This paper examines the performance of public works in addressing both micro and macroeconomic policy objectives relating to growth, employment and poverty reduction in South Africa. Survey data on the micro-economic impact of public worksprogramme participation is used alongside a social accounting matrix (SAM) for the South African economy which models the impact of a demand stimulus to the South African economy reflecting a hypothetical annual public works programme of R3billion, using data from a labour based road rehabilitation programme.
Drawing on recent survey data from two public works programmes in South Africa, the microeconomic impacts of public works programme participation in terms of income poverty, non income poverty and labour market performance are reviewed. Thesemicroeconomic findings are then linked to recent research examining the macro-economic impacts of public works programmes and the two are considered together in order to assess the micro-macro linkage of public works programmes and theircontribution to development and poverty reduction. This analysis is particularly relevant given the popularity of public works as an instrument for labour market and social protection intervention throughout the continent.
The microeconomic analysis suggests that while participation in a public worksprogramme may contribute to a reduction in the depth of poverty, with improvements in participation in education and nutrition, and have positive psychosocial benefits, the impact of a short term programme may not be significant in terms of a reduction in headcount poverty or improvements in asset ownership (material or financial). In this case the public works programme income may function essentially as a temporary wage shock, since the insurance function of the transfer is limited by the short duration of the employment period. If targeted to poorer groups, with lower levels of schoolparticipation and poorer nutrition, impact may be greater per unit of wage transferred, interms of contributing to human capital, but is still not likely to move participants out of poverty, but rather reduce the depth of their poverty.
The research also indicates that participation in a public works programme may not significantly improve labour market performance among workers in immediateaftermath of programme employment, largely due to lack of demand for labour in the formal sector. Also the likelihood of PWP employment to stimulate secondary informal income generation activity is found to be limited due to capital, skills and market constraints. The integration of initiatives such as income generation training, savings clubs could address these constraints and increase the likelihood of transfers having a longer term impact. However, the limited amount of transfer and duration ofemployment militates against investment in productive assets which could be used to generate employment in the informal economy.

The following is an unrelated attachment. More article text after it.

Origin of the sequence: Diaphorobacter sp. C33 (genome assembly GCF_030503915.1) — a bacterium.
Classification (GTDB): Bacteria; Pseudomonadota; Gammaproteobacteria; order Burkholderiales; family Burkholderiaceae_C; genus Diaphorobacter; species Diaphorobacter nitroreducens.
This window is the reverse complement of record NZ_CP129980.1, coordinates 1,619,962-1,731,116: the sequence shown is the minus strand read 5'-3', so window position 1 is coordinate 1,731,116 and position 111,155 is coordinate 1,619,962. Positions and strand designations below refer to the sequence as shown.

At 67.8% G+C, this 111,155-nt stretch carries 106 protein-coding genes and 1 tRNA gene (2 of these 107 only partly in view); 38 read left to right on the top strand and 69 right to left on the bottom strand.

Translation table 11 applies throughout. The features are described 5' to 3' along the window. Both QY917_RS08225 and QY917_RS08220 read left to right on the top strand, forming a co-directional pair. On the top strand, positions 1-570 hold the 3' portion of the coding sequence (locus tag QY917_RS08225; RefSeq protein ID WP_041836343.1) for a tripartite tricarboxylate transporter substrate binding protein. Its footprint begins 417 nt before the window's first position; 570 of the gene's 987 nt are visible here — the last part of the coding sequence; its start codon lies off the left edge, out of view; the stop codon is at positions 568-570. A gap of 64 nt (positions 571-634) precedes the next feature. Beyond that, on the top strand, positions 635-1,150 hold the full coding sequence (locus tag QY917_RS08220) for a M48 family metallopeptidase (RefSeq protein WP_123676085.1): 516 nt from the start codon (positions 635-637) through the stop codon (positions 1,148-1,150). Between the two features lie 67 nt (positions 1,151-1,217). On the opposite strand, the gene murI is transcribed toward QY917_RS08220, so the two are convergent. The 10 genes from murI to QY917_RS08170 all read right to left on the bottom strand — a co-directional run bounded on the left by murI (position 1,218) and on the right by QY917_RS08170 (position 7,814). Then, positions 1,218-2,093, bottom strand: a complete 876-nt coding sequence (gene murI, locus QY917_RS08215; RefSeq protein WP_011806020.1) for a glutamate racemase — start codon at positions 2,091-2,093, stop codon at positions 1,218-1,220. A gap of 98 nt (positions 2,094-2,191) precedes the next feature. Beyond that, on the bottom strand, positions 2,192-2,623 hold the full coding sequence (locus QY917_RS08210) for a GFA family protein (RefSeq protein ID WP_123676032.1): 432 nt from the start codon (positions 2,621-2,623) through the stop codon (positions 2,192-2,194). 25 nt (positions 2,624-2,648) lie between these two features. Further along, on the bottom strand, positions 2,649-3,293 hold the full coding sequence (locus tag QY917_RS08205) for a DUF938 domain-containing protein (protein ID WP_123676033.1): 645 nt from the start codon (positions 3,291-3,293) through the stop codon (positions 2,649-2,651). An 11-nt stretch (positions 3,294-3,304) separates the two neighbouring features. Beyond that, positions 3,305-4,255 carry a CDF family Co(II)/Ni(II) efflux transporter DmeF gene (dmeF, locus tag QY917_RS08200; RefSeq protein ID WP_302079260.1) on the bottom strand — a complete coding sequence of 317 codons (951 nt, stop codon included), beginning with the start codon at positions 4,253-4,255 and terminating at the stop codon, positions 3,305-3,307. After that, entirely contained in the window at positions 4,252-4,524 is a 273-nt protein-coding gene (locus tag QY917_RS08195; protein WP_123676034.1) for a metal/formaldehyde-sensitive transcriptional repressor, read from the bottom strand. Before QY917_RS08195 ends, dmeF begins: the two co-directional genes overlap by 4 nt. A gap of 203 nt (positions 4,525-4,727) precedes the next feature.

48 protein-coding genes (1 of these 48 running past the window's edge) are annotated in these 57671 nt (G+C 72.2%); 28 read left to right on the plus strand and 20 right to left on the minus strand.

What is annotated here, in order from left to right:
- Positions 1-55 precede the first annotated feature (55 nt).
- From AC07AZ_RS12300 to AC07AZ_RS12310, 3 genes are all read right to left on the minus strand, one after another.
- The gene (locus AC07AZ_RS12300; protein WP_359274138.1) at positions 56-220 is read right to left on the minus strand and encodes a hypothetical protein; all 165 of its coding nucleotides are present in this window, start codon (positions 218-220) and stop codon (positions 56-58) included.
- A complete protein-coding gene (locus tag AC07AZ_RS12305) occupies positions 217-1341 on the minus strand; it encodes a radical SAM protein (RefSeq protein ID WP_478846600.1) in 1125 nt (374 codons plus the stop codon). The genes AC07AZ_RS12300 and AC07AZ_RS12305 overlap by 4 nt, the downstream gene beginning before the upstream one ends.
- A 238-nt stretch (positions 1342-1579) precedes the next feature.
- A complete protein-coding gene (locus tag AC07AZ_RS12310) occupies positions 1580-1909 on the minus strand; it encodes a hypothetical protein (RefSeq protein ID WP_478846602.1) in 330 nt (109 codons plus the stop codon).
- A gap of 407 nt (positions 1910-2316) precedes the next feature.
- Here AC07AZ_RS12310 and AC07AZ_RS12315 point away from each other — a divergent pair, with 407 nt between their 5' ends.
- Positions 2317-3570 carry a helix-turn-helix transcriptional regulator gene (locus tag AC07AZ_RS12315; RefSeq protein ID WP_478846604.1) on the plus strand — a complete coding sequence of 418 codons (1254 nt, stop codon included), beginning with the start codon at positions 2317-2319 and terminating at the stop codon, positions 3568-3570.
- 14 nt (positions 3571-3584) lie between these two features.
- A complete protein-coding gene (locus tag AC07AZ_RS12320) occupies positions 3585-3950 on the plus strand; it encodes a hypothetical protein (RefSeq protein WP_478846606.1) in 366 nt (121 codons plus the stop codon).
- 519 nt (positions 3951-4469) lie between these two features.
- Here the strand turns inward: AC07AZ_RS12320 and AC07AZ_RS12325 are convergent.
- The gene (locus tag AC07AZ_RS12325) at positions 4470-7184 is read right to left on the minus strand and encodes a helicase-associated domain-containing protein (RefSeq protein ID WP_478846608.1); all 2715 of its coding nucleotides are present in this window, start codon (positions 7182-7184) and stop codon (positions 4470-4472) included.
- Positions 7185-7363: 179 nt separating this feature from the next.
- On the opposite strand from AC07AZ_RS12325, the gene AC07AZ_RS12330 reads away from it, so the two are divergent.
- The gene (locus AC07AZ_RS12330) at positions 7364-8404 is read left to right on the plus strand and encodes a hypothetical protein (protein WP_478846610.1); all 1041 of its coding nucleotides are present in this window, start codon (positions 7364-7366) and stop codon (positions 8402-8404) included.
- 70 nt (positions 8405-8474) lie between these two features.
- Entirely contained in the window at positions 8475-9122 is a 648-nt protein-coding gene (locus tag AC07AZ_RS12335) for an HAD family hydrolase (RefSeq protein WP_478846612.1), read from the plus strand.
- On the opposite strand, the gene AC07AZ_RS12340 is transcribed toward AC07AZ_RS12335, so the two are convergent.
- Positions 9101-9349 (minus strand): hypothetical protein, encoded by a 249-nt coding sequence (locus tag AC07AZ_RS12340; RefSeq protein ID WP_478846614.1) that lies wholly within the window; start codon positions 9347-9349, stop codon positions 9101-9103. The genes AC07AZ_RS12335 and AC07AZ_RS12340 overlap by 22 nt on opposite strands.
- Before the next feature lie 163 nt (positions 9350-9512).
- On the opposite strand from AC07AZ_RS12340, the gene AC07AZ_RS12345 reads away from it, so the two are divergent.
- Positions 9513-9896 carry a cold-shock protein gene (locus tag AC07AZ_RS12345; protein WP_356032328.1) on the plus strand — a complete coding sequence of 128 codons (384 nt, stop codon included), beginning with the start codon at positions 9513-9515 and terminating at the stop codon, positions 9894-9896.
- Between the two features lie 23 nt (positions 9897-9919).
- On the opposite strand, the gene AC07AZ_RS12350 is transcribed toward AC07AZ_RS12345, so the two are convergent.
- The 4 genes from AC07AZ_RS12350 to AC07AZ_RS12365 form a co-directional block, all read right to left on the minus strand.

From a macroeconomic perspective the economy-wide impact of a demand stimulus tothe South African economy reflecting a hypothetical annual extended public works program of R3 billion is examined, based on a social accounting matrix (SAM) for the South African economy, and data from a labour based road rehabilitation programme.Two options are considered; labour and machine based public infrastructure provision. Currently machine based infrastructure provision is the norm, and the purpose of this part of the paper is to evaluate the impact of shifting from machine to labour based provision with a given budget constraint. Using a SAM it is estimated that the impact of shifting R3 billion expenditure from machine to labour based infrastructure provision over a one year period would be to increase employment by 1%, the income of the poorest quintile by 2% (if employment were exclusively targeted to this group) and GDP by 0.1%. While these are positive outcomes, they are not significant in terms of South Africa's overall economic and employment performance.
The conclusion is drawn that from both a macro and microeconomic perspective, there is reason to be cautious about the potential of a national public works programme based on shifting the labour intensity of infrastructure provision, and offering short term employment opportunities, to have a significant impact on poverty, employment or growth.
Finally it is suggested that these limited impacts may be the consequence of the fact that in South Africa PWPs tend to offer only short term employment, having thecharacteristics of counter cyclical interventions, and hence an inherently limited risk insurance function, in the context of a mass chronic and essentially structuralunemployment problem, in which demand for labour is the key constraint. Hence inconsistencies between the nature of the PWP instrument selected in South Africa and the characteristics of the labour market crisis are identified as the fundamental cause of the limited macro and microeconomic impacts of the intervention.